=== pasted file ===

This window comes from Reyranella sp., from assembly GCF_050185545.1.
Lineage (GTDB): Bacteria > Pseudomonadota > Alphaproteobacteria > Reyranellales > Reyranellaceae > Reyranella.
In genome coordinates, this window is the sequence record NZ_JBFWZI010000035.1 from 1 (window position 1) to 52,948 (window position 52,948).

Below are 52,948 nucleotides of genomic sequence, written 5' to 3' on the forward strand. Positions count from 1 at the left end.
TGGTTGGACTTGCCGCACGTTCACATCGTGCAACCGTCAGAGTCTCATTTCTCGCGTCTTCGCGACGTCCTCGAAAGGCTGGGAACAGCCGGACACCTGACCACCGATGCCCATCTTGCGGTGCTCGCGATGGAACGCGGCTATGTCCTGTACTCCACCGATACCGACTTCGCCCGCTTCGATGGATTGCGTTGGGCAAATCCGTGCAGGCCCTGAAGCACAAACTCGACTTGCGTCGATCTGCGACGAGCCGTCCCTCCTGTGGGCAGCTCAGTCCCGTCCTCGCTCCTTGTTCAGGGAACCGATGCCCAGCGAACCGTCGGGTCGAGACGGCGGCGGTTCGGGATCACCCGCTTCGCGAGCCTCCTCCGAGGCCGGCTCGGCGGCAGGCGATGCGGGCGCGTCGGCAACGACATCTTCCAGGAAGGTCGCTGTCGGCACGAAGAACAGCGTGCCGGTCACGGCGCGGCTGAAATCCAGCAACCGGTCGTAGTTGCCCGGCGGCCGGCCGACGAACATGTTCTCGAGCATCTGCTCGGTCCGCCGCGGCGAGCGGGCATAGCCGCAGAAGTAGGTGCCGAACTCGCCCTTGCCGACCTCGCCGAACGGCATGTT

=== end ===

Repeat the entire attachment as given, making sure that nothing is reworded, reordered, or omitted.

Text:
This window comes from Reyranella sp., from assembly GCF_050185545.1.
Lineage (GTDB): Bacteria > Pseudomonadota > Alphaproteobacteria > Reyranellales > Reyranellaceae > Reyranella.
In genome coordinates, this window is the sequence record NZ_JBFWZI010000035.1 from 1 (window position 1) to 52,948 (window position 52,948).

Below are 52,948 nucleotides of genomic sequence, written 5' to 3' on the forward strand. Positions count from 1 at the left end.
TGGTTGGACTTGCCGCACGTTCACATCGTGCAACCGTCAGAGTCTCATTTCTCGCGTCTTCGCGACGTCCTCGAAAGGCTGGGAACAGCCGGACACCTGACCACCGATGCCCATCTTGCGGTGCTCGCGATGGAACGCGGCTATGTCCTGTACTCCACCGATACCGACTTCGCCCGCTTCGATGGATTGCGTTGGGCAAATCCGTGCAGGCCCTGAAGCACAAACTCGACTTGCGTCGATCTGCGACGAGCCGTCCCTCCTGTGGGCAGCTCAGTCCCGTCCTCGCTCCTTGTTCAGGGAACCGATGCCCAGCGAACCGTCGGGTCGAGACGGCGGCGGTTCGGGATCACCCGCTTCGCGAGCCTCCTCCGAGGCCGGCTCGGCGGCAGGCGATGCGGGCGCGTCGGCAACGACATCTTCCAGGAAGGTCGCTGTCGGCACGAAGAACAGCGTGCCGGTCACGGCGCGGCTGAAATCCAGCAACCGGTCGTAGTTGCCCGGCGGCCGGCCGACGAACATGTTCTCGAGCATCTGCTCGGTCCGCCGCGGCGAGCGGGCATAGCCGCAGAAGTAGGTGCCGAACTCGCCCTTGCCGACCTCGCCGAACGGCATGTT